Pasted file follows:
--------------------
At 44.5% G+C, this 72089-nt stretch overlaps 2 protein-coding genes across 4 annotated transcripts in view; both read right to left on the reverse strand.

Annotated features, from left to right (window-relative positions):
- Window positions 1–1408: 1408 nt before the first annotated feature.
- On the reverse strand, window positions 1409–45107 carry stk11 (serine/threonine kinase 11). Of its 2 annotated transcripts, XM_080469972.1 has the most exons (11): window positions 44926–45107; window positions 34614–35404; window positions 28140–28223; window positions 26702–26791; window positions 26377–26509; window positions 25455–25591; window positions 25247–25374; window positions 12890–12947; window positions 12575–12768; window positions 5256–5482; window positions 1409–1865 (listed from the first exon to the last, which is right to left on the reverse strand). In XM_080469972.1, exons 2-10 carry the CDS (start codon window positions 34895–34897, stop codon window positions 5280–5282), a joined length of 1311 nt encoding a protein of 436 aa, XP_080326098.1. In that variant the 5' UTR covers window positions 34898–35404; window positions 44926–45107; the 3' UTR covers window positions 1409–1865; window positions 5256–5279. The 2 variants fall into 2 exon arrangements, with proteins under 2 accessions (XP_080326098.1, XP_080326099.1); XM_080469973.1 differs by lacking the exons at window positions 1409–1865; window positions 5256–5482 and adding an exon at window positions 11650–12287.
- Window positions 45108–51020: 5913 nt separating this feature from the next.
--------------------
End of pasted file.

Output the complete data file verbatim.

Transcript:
At 44.5% G+C, this 72089-nt stretch overlaps 2 protein-coding genes across 4 annotated transcripts in view; both read right to left on the reverse strand.

Annotated features, from left to right (window-relative positions):
- Window positions 1–1408: 1408 nt before the first annotated feature.
- On the reverse strand, window positions 1409–45107 carry stk11 (serine/threonine kinase 11). Of its 2 annotated transcripts, XM_080469972.1 has the most exons (11): window positions 44926–45107; window positions 34614–35404; window positions 28140–28223; window positions 26702–26791; window positions 26377–26509; window positions 25455–25591; window positions 25247–25374; window positions 12890–12947; window positions 12575–12768; window positions 5256–5482; window positions 1409–1865 (listed from the first exon to the last, which is right to left on the reverse strand). In XM_080469972.1, exons 2-10 carry the CDS (start codon window positions 34895–34897, stop codon window positions 5280–5282), a joined length of 1311 nt encoding a protein of 436 aa, XP_080326098.1. In that variant the 5' UTR covers window positions 34898–35404; window positions 44926–45107; the 3' UTR covers window positions 1409–1865; window positions 5256–5279. The 2 variants fall into 2 exon arrangements, with proteins under 2 accessions (XP_080326098.1, XP_080326099.1); XM_080469973.1 differs by lacking the exons at window positions 1409–1865; window positions 5256–5482 and adding an exon at window positions 11650–12287.
- Window positions 45108–51020: 5913 nt separating this feature from the next.